Siege of Constantinople (1411)

The siege of Constantinople of 1411 occurred during the Ottoman Interregnum, or Ottoman Civil War,[1] (20 July 1402 – 5 July 1413), when chaos reigned in the Ottoman Empire following the defeat of Sultan Bayezid I by the Central Asian warlord Timur. Although Mehmed Çelebi was confirmed as sultan by Timur after the Battle of Ankara, his brothers İsa Çelebi, Musa Çelebi, Süleyman Çelebi, and later, Mustafa Çelebi, refused to recognize his authority, each claiming the throne for himself.[2] A civil war was the result. The Interregnum lasted until the Battle of Camurlu on 5 July 1413, when Mehmed Çelebi emerged as victor in the strife, crowned himself sultan Mehmed I, and restored peace to the empire.

Siege of Constantinople
Part of the Ottoman Interregnum and Byzantine-Ottoman wars.
Map of Constantinople (1422) by Florentine cartographer Cristoforo Buondelmonte.jpg
Constantinople in 1422; the oldest surviving map of the city.
Date1411
Location41°0′44.064″N 28°58′33.665″E / 41.01224000°N 28.97601806°E / 41.01224000; 28.97601806Coordinates: 41°0′44.064″N 28°58′33.665″E / 41.01224000°N 28.97601806°E / 41.01224000; 28.97601806
Result

Byzantine victory

  • Siege lifted
Belligerents
 Byzantine Empire Ottoman Empire
Commanders and leaders
Manuel II Palaiologos Musa Çelebi
Siege of Constantinople (1411) is located in Istanbul
Siege of Constantinople (1411)
Location within Istanbul
Siege of Constantinople (1411) is located in Mediterranean
Siege of Constantinople (1411)
Siege of Constantinople (1411) (Mediterranean)
Siege of Constantinople (1411) is located in Black Sea
Siege of Constantinople (1411)
Siege of Constantinople (1411) (Black Sea)

BackgroundEdit

Before the Battle of Ankara, the Byzantine Empire was a mere pawn of outside forces for several decades but after the defeat of the Ottomans by Timur, the Empire – for a short while – became a player in Ottoman domestic politics and intrigue. Sultan Bayezid conquered much territories in Europe and threatened Constantinople from all directions.


The siegeEdit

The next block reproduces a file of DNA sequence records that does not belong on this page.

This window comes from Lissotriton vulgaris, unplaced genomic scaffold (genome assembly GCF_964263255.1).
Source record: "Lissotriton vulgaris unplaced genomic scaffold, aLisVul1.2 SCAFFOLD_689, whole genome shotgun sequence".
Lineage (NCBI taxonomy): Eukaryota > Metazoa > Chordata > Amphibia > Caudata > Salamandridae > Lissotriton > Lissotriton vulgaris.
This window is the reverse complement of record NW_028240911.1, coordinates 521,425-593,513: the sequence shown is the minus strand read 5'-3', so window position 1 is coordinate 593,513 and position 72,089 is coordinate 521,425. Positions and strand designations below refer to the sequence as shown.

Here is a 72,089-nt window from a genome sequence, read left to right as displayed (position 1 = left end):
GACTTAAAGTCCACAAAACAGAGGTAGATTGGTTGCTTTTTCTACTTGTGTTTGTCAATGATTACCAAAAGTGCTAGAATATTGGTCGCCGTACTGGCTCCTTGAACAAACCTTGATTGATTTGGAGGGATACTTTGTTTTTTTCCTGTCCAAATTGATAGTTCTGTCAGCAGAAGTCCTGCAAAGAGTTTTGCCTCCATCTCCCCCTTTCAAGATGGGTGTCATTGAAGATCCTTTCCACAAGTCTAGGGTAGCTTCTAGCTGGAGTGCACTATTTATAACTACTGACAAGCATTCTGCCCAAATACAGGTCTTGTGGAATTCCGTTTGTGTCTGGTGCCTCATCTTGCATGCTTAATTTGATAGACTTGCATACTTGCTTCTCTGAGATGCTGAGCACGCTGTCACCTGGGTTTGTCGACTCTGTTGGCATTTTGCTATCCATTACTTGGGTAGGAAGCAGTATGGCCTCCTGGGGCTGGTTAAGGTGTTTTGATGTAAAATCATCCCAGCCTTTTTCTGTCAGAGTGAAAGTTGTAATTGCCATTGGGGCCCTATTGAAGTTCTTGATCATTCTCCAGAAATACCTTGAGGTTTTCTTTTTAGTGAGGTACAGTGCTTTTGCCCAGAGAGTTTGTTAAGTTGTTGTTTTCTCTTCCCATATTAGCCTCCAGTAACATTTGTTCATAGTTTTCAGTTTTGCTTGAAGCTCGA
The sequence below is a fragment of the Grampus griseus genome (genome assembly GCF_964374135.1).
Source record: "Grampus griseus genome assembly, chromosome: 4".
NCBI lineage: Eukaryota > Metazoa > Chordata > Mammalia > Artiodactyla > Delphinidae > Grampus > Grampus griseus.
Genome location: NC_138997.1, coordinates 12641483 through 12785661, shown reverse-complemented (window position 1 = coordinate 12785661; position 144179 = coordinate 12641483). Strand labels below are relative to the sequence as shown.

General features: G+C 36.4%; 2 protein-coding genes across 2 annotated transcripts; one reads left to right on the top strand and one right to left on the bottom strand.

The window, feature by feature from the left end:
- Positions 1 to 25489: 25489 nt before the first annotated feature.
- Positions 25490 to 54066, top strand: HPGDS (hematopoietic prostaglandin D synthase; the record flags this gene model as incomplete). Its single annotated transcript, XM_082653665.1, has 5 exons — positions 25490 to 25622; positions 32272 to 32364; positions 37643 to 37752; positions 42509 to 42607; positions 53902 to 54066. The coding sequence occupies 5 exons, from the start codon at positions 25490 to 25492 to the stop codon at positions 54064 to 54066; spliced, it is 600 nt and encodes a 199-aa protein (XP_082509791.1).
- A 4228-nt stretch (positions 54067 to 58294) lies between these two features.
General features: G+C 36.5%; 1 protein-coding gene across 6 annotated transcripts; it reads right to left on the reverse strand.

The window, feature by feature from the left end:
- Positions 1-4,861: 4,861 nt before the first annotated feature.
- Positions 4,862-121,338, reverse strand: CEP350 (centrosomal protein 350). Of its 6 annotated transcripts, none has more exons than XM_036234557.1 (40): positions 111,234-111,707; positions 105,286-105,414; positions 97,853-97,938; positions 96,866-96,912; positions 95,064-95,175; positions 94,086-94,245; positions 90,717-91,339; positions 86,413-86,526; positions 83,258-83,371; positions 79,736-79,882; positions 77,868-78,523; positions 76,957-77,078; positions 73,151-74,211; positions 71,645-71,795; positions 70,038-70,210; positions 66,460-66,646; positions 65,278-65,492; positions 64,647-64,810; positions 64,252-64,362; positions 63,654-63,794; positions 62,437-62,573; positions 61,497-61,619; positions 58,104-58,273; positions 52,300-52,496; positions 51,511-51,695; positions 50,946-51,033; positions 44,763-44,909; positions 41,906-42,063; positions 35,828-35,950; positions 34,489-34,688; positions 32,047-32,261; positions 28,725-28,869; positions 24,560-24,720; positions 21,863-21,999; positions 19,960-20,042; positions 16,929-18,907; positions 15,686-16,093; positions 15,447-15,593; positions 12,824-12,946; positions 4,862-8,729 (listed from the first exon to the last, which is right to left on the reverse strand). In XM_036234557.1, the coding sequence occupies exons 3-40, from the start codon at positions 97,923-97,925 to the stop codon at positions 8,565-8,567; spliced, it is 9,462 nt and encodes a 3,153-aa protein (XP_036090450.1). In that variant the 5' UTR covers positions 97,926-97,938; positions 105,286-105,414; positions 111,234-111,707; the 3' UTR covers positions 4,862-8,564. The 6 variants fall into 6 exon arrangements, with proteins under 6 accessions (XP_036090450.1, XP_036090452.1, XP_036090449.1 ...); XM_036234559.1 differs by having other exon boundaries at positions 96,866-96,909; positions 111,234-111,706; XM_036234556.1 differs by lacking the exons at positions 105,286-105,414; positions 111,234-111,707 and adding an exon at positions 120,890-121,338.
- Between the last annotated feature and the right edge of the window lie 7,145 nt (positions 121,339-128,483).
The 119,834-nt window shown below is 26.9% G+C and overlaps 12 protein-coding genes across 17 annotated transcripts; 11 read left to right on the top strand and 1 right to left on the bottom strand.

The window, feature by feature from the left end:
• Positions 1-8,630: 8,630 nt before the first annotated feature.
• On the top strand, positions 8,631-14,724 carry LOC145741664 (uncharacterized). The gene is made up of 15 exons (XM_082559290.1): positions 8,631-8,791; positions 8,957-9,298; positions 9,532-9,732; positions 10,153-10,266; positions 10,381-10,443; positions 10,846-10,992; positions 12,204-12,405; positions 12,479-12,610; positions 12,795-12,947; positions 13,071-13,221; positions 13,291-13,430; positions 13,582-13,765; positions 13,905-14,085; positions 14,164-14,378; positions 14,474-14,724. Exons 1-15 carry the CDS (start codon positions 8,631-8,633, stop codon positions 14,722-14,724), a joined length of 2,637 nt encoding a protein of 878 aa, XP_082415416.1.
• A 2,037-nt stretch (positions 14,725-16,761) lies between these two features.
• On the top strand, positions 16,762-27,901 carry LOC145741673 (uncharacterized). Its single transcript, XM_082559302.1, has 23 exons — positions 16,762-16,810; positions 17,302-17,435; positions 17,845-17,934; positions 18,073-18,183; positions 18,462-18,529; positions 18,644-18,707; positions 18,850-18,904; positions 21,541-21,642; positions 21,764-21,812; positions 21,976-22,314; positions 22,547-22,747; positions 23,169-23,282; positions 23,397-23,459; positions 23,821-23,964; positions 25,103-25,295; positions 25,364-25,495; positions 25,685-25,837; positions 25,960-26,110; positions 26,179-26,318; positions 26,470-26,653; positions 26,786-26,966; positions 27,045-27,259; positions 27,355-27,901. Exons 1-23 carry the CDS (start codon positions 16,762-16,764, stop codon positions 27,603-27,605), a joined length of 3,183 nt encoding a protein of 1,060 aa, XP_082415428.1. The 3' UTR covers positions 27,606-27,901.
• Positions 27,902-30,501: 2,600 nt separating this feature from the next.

The Byzantine Emperor Manuel II Palaiologos supported Süleyman as claimant to the Ottoman throne. They signed the treaty of Gallipoli with the Byzantine regent John VII Palaiologos in 1403, as the emperor Manuel II Palaiologos was traveling in western Europe at the time. By this treaty, Süleyman gave up certain territories along the Marmara coast, as well as the major city of Thessaloniki to the Byzantine Empire in return for Byzantine support during the interregnum and declared himself sultan of the empire in Edirne, the capital in Rumeli of the Ottoman Empire. From the evidence presented above, it can be understood that the relationship between the Byzantine Empire and the Ottomans increased dramatically contemporarily.

Despite defeating his brother and rival for the Ottoman throne, Musa, at the Battle of Kosmidion in June 1410, Süleyman's popularity waned. So much so, that when Musa returned to avenge his defeat during the following year, Süleyman's supporters defected to Musa.[3] Süleyman was captured while attempting to escape to Byzantine territories, and was killed by villagers on February 18, 1411. Musa found himself as the co-sultan of the European portion of the empire.[4] Musa then retaliated against all who allied with Süleyman, including Manuel II by laying siege to Constantinople in 1411.[5] Manuel II turned to Mehmet for support, who betrayed Musa and set up a new alliance between himself and the Byzantines against Musa. The siege was lifted sometime during the same year. It can be concluded that the Ottomans, previously a turkic tribe, didn't prefer long sieges.

In the Battle of İnceğiz, Mehmet's forces clashed with Musa's, but were defeated. In 1413, Mehmet gained the support of the Serbian monarch Stefan Lazarević and the bey of the Turkish Dulkadirids, as well as some of the generals in Musa's army. He defeated Musa's forces in the Battle of Çamurlu near Samokov, Bulgaria.[6] Injured and trying to escape, Musa was spotted and killed on July 5, 1413.[7]

ReferencesEdit

  1. ^ Dimitris J. Kastritsis, The Sons of Bayezid, (Brill, 2007), xi.
  2. ^ Fine, John Van Antwerp, The Late Medieval Balkans, (University of Michigan Press, 1994), 499.
  3. ^ Wittek, Paul. Rise of the Ottoman Empire. p. 150.
  4. ^ Prof. Yaşar Yüce-Prof. Ali Sevim: Türkiye tarihi Cilt II, AKDTYKTTK Yayınları, İstanbul, 1991 p 74-75
  5. ^ Ostrogorsky, G. 'History of the Byzantine State', Rutgers University Press, 1969, p.557
  6. ^ Encyclopædia Britannica Evpo 70 ed., Vol. 22, p. 368
  7. ^ Joseph von Hammer: Osmanlı Tarihi cilt I (condensation: Abdülkadir Karahan), Milliyet yayınları, İstanbul. p 58-60.